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Thread: Seafood benefits outweigh risks, government says

  1. #1
    Elite Member Sojiita's Avatar
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    Oct 2005
    Central Duh-hio

    Thumbs up Seafood benefits outweigh risks, government says

    Seafood benefits outweigh risks, government says
    POSTED: 1:04 p.m. EDT, October 17, 2006

    WASHINGTON (AP) -- Eating seafood twice a week is good for your heart and generally outweighs the risk of exposure to mercury and other dangerous contaminants, the Institute of Medicine said Tuesday.

    Even so, the government needs to help consumers figure out which seafood is safer, an Institute report said.

    "The confusion may have scared people out of eating something that is beneficial for them and maybe for their offspring," said Jose Ordovas, a Tufts University researcher and member of the report committee.

    "Our goal was to put both things in perspective and see where is the balance," Ordovas said.

    The findings from the Institute, which advises the government on health policy, are in line with widely accepted government advice that eating fish and shellfish may reduce people's risk of developing heart disease, the leading cause of death in the United States.

    Interestingly, researchers said it's unclear how eating fish fights heart disease. It may be that beneficial omega-3 fatty acids offer some protection. Or the answer may be simpler, that people eat less saturated fat and cholesterol when they choose leaner seafood instead of fatty cuts of meat.

    Americans generally eat too much saturated fat and cholesterol and too little of the good omega-3 fatty acids, the report said. And evidence shows that eating seafood rich in omega-3s can contribute to vision and cognitive development in babies and help expecting moms carry babies to term, researchers said.

    The Tuna Foundation and other industry groups issued a statement saying the report tells consumers not to let fears of mercury exposure stop them from enjoying the nutritional benefits of regular fish consumption.

    Critics said the report will only worsen confusion about which people should avoid which fish.

    Environmental and conservation groups said it should have listed "good fish" and "bad fish," which the researchers said would be too difficult.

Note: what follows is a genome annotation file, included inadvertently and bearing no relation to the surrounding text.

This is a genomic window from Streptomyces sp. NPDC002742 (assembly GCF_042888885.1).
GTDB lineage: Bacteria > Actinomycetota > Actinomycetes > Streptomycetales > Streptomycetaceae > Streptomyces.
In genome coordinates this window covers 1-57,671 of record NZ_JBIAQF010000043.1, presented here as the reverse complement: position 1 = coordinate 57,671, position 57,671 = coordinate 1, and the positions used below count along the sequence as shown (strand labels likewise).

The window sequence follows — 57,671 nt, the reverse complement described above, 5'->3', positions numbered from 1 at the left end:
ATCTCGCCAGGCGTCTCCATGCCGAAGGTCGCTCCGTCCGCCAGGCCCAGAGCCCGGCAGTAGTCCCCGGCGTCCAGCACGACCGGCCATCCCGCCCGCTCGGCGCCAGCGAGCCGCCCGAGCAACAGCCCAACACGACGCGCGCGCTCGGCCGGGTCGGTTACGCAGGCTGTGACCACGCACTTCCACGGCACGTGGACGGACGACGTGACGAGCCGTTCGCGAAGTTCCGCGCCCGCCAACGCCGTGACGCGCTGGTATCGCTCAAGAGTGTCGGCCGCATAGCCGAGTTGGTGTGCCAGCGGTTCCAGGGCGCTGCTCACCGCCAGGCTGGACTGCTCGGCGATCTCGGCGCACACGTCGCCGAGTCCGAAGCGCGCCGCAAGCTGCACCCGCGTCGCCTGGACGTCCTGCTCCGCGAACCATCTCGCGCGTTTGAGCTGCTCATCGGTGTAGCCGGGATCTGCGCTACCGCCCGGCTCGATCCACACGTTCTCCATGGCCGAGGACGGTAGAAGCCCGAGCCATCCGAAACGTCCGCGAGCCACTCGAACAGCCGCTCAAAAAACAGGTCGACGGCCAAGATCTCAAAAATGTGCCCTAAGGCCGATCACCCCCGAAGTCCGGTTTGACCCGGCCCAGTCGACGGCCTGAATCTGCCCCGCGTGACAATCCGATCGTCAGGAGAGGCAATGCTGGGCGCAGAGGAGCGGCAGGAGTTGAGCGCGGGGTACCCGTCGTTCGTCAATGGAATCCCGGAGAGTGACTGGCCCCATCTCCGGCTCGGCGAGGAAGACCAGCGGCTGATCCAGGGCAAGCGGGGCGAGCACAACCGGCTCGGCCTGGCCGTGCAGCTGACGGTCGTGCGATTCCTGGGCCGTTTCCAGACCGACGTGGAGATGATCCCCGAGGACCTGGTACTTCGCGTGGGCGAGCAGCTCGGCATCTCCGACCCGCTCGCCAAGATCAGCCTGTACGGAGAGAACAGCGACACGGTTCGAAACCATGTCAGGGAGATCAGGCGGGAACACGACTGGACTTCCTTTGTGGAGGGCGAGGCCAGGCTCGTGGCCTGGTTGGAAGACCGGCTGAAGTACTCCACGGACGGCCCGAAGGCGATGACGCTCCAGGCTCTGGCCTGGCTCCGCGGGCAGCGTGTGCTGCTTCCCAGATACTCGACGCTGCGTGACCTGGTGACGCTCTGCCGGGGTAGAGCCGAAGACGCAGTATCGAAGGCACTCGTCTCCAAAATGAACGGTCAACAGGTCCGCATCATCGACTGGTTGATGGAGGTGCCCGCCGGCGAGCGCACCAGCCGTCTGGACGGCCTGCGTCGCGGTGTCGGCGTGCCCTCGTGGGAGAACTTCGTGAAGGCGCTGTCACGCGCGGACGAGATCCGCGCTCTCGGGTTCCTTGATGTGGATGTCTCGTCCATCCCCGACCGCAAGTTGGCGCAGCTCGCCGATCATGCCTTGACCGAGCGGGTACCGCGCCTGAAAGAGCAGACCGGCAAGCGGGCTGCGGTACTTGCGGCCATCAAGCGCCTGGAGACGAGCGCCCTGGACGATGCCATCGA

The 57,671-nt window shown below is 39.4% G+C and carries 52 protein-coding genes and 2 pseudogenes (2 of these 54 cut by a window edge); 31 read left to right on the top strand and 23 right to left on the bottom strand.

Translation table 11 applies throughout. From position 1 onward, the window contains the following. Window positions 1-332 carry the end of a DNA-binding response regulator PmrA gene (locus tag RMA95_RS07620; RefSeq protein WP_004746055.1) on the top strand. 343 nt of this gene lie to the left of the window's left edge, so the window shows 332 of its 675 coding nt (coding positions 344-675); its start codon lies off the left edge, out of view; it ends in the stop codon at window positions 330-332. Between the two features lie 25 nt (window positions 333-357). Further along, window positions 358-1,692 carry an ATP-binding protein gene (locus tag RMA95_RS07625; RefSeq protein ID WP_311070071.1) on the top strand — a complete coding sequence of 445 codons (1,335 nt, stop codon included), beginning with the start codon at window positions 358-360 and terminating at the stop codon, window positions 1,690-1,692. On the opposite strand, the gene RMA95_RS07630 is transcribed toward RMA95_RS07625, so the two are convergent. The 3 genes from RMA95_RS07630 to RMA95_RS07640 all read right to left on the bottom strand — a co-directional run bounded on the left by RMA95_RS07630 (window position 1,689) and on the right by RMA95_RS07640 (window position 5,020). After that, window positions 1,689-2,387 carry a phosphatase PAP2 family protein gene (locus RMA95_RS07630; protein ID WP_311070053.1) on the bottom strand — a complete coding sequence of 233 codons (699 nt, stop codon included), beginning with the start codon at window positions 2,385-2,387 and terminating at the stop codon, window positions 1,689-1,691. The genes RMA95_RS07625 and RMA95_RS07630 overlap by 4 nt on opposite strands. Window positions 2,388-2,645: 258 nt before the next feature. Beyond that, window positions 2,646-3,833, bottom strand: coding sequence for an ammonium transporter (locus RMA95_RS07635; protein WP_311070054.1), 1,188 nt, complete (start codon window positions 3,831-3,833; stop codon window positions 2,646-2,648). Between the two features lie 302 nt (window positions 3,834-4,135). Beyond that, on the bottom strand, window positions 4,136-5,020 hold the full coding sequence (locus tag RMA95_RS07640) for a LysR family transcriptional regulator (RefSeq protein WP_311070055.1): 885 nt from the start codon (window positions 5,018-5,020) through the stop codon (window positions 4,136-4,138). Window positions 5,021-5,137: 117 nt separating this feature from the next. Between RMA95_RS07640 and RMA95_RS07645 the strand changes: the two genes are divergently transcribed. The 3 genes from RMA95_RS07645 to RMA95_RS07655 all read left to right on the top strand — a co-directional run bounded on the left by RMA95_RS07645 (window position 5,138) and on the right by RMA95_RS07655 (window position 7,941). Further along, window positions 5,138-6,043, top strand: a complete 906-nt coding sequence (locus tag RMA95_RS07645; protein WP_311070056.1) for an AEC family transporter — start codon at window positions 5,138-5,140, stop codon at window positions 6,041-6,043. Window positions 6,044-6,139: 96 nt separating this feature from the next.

Seafood is the main source of people's exposure to methylmercury, which is linked to learning disabilities and developmental delays in children and to heart, nervous system and kidney damage in adults.

    "This report is not balanced, and it's taken on more of an advocacy role, rather than a balanced presentation of facts," said Gerald Leape of the National Environmental Trust. "It's a real disservice to consumers."

    Critics were also alarmed the report offers the same guidance for pregnant women as for young children.

    "They seem to be unaware that children are smaller than adults," said Jean Halloran, director of food safety at Consumers Union, which publishes Consumer Reports magazine. "That advice, which they have featured prominently, could result in young children getting excessive doses of mercury."

    For pregnant women and children younger than 12, the report said:

    They may benefit from eating seafood, especially seafood with higher amounts of omega-3 fatty acids.

    They may eat six to 12 ounces of seafood a week. That can include up to six ounces of albacore tuna.

    They should avoid big predatory fish such as shark, swordfish, tilefish or king mackerel, which have higher mercury levels.

    For healthy teenagers and adults and those at risk of heart disease, the report said eating seafood may reduce the risk of heart disease. And if people eat more than two servings of seafood a week, they should be sure to eat different kinds of seafood to reduce the risk of exposure to contaminants, the report said.

    While the report does not list "good" or "bad" fish, it does describe broad categories

    Fatty fish such as salmon have the highest omega-3 levels but also have more saturated fat and cholesterol and can have higher levels of dioxin and PCBs. They tend to have less mercury.

    Shellfish and crustaceans are low in saturated fat but can have moderate amounts of cholesterol and present the greatest risk of microbial infection if eaten raw.

    In all seafood, levels of dioxin, PCBs and other contaminants do not pose health risks when eaten in government-recommended amounts
    -------------------------------------------------------------------------- for seafood!! And what child is going to eat an excess of seafood? Dont most kids dislike seafood? Isn't that why they invented get kids to eat fish? I think the alarmists have gone a little over the top. Seafood is good and tasty! Yum lobster, crab, tuna, cod!!!
    Don't slap me, cause I'm not in the mood!

  2. #2
    Hit By Ban Bus! pacific breeze's Avatar
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    Oct 2005
    in the wild blue yonder


    Everything in moderation. Common sense seems to be in such SHORT supply these days.

  3. #3
    Elite Member moomies's Avatar
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    Oct 2005
    pretending to be a lurker but I'm not quiet enough


    I have a question. Anyone know if it's better to eat farmed salmon or wild salmon?

    If you think it's crazy, you ain't seen a thing. Just wait until we're goin down in flames.

  4. #4
    Hit By Ban Bus! pacific breeze's Avatar
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    Oct 2005
    in the wild blue yonder


    Always wild, although the fish farms are contaminating them with sea lice, too.

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